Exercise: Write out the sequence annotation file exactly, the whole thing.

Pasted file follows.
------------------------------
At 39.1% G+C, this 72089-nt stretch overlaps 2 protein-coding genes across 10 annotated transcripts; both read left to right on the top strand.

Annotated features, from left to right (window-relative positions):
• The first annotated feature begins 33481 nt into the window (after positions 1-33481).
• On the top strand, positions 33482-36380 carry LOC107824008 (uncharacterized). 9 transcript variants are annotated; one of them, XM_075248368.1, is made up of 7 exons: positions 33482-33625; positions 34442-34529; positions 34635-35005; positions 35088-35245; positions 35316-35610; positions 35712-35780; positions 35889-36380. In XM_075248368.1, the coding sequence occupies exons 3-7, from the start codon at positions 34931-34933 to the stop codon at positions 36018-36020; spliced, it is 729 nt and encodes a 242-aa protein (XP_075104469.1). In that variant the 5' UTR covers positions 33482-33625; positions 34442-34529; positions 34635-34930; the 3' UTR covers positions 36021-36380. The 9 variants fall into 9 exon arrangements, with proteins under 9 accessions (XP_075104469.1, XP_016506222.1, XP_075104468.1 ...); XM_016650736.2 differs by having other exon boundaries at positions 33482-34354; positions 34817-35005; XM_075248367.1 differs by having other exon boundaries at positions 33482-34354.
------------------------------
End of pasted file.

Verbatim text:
At 39.1% G+C, this 72089-nt stretch overlaps 2 protein-coding genes across 10 annotated transcripts; both read left to right on the top strand.

Annotated features, from left to right (window-relative positions):
• The first annotated feature begins 33481 nt into the window (after positions 1-33481).
• On the top strand, positions 33482-36380 carry LOC107824008 (uncharacterized). 9 transcript variants are annotated; one of them, XM_075248368.1, is made up of 7 exons: positions 33482-33625; positions 34442-34529; positions 34635-35005; positions 35088-35245; positions 35316-35610; positions 35712-35780; positions 35889-36380. In XM_075248368.1, the coding sequence occupies exons 3-7, from the start codon at positions 34931-34933 to the stop codon at positions 36018-36020; spliced, it is 729 nt and encodes a 242-aa protein (XP_075104469.1). In that variant the 5' UTR covers positions 33482-33625; positions 34442-34529; positions 34635-34930; the 3' UTR covers positions 36021-36380. The 9 variants fall into 9 exon arrangements, with proteins under 9 accessions (XP_075104469.1, XP_016506222.1, XP_075104468.1 ...); XM_016650736.2 differs by having other exon boundaries at positions 33482-34354; positions 34817-35005; XM_075248367.1 differs by having other exon boundaries at positions 33482-34354.